Three Candidates Seek Two Seats on New Providence Borough Council
Wednesday, October 24, 2012 • 6:41am
NEW PROVIDENCE, NJ – Two Republicans and an Independent making his second bid for public office are seeking voter support for two vacancies on the Borough Council.
Republicans Alan Lesnewich, who was first appointed to office to complete an un-expired term and then was overwhelmingly elected to a one-year term last year, and Gary Kapner, founding member and past president of the New Providence Business and Professional Association, are running on a platform of managing municipal taxes, improving recreational facilities and encouraging downtown growth.
Independent Victor Moschella, seemingly undaunted by attempting to gain a seat on a council long dominated by Republicans, expressed enthusiasm that voters would respond favorably to his platform of lowered taxes, a restoration of discarded borough services and vigorous exploration of consolidating local governments.
Since moving to New Providence 14 years ago, Moschella noted a reduction in services – garbage collection from twice a week to once, fewer bulk pick-ups and the elimination of free leaf vacuuming to an optional $50 fee.
Moschella applauded council efforts to minimize tax increases but argued the emphasis was misplaced.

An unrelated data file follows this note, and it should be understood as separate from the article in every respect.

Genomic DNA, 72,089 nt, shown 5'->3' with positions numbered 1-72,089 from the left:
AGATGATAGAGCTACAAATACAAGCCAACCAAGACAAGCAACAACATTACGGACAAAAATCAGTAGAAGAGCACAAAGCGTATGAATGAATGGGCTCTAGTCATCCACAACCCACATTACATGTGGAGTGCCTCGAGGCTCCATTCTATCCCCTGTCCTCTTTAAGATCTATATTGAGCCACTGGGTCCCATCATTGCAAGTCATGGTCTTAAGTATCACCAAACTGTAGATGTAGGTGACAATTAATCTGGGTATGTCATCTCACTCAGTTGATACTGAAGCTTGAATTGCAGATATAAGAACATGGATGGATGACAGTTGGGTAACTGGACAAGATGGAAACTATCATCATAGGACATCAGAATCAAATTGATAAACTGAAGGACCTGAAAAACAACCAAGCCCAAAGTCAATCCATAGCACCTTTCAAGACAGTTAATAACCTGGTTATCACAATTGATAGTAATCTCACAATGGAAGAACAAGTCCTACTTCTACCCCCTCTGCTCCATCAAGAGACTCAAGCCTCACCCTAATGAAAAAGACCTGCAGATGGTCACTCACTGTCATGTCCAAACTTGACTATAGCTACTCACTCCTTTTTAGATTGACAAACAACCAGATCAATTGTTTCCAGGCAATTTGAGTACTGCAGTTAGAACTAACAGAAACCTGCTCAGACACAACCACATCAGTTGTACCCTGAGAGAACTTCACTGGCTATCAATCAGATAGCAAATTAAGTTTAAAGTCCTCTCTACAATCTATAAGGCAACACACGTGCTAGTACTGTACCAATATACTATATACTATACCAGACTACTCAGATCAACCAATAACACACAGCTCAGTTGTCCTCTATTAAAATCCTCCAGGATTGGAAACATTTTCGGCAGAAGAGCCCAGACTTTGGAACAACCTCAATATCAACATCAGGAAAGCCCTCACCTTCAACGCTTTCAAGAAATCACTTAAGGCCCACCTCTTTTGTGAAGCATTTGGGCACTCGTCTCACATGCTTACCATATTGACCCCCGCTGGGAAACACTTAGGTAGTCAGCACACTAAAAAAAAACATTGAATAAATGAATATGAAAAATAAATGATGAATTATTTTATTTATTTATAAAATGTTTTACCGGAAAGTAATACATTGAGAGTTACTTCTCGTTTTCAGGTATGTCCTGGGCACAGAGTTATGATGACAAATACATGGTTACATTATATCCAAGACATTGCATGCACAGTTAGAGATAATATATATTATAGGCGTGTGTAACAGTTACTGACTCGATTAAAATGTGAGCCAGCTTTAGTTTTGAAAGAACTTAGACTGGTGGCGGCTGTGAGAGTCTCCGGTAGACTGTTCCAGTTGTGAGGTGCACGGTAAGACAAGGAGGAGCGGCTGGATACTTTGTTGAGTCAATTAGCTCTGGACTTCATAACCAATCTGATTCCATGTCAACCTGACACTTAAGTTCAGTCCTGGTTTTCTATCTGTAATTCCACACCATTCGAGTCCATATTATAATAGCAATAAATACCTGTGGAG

“They’re maintaining it (the budget) by cutting services and I think it’s time to look at cutting government,” Moschella said.
To that end, Moschella said neighboring communities should come together to investigate forming one township with one government, one mayor, one town council, one Board of Education, one police department and one fire department.
“I’m not saying it can be done but I think we need to look at it,” he said.
Moschella said that if elected he would endeavor to create citizen action committees and charge them with the responsibilities of taking an active part in the care of the community.
“I know we have the expertise among our citizens to creatively address and resolve many of our issues,” he said. He added that making improvements to playgrounds and fields would be an initial area of interest.